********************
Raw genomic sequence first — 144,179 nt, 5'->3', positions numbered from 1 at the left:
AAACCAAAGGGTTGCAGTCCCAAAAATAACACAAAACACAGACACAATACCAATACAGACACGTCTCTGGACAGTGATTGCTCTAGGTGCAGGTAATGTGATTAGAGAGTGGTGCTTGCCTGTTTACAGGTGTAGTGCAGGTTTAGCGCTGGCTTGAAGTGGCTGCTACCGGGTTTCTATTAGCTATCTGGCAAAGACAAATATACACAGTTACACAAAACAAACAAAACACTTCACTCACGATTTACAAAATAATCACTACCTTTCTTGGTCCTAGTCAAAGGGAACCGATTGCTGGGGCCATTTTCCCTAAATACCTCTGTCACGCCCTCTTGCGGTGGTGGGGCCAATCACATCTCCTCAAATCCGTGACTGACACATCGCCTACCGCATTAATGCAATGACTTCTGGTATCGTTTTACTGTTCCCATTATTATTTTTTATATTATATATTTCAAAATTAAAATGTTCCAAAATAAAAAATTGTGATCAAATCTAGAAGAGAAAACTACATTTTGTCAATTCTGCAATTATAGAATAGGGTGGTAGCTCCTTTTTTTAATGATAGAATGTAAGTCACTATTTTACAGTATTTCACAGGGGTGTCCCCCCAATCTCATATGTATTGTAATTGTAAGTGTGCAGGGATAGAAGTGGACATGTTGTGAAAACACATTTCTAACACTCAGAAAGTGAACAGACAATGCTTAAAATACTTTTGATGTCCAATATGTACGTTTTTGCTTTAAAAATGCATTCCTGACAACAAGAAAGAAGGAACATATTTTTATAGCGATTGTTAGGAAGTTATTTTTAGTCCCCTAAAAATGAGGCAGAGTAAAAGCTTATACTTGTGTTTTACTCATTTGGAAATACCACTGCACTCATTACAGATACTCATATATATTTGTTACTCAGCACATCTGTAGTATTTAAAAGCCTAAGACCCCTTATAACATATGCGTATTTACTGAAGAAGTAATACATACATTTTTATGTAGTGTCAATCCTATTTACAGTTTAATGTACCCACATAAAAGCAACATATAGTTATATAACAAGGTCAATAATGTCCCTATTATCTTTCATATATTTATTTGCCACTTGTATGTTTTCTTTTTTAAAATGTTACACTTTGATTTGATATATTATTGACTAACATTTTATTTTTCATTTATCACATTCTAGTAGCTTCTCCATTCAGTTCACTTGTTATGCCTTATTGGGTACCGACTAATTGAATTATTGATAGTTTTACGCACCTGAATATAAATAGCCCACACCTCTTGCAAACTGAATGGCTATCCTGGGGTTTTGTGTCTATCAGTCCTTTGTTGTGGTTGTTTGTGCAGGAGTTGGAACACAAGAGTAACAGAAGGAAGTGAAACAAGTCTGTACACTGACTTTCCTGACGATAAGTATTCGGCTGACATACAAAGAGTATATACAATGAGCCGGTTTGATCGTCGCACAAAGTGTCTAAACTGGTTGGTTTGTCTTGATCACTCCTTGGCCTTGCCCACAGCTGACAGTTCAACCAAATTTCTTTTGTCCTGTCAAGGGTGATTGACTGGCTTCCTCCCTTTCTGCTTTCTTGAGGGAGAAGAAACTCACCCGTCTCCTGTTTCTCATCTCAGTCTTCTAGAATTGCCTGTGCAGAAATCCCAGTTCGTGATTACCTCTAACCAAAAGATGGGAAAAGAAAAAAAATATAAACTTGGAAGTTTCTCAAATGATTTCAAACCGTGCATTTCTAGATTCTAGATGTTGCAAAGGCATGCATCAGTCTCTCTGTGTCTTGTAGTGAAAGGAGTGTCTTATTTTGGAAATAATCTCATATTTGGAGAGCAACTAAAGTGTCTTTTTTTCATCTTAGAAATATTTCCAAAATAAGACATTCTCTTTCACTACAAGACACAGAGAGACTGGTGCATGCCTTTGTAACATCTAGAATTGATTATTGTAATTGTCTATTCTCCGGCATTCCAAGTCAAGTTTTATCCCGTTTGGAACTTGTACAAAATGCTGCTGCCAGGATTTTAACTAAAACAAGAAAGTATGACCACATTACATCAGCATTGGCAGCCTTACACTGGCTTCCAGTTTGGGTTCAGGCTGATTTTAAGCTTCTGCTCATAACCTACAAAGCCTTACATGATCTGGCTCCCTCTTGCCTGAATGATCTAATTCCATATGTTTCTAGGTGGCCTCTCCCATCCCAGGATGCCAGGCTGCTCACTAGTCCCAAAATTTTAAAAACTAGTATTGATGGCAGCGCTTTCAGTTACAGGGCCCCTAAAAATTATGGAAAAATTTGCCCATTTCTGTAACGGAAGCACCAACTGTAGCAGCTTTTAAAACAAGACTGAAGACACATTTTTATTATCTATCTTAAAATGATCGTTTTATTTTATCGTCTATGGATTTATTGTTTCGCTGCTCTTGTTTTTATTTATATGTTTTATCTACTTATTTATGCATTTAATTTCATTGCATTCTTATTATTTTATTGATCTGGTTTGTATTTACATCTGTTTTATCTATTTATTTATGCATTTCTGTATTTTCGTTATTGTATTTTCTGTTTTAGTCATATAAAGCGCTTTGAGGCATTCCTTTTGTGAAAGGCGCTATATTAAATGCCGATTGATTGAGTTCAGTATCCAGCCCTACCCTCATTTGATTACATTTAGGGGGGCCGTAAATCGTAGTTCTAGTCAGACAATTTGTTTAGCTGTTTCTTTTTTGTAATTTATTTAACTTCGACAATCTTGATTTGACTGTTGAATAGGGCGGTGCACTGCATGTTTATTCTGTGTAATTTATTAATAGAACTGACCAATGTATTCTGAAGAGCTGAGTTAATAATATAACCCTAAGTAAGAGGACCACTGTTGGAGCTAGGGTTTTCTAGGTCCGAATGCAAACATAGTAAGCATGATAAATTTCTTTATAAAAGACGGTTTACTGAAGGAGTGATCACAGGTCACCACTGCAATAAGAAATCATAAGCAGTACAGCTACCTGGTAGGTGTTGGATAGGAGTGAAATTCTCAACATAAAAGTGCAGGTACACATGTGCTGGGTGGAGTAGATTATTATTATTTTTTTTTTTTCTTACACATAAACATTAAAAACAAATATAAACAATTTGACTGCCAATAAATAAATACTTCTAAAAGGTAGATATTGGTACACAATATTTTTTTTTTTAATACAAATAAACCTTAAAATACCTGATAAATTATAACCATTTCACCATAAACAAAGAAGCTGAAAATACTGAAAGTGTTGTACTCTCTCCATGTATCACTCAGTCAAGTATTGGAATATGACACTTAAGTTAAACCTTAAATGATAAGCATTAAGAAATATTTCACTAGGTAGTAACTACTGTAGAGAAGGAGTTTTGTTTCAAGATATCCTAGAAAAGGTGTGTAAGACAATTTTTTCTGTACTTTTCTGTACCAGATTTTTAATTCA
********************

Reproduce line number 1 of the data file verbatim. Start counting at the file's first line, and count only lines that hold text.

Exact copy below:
Raw genomic sequence first — 144,179 nt, 5'->3', positions numbered from 1 at the left: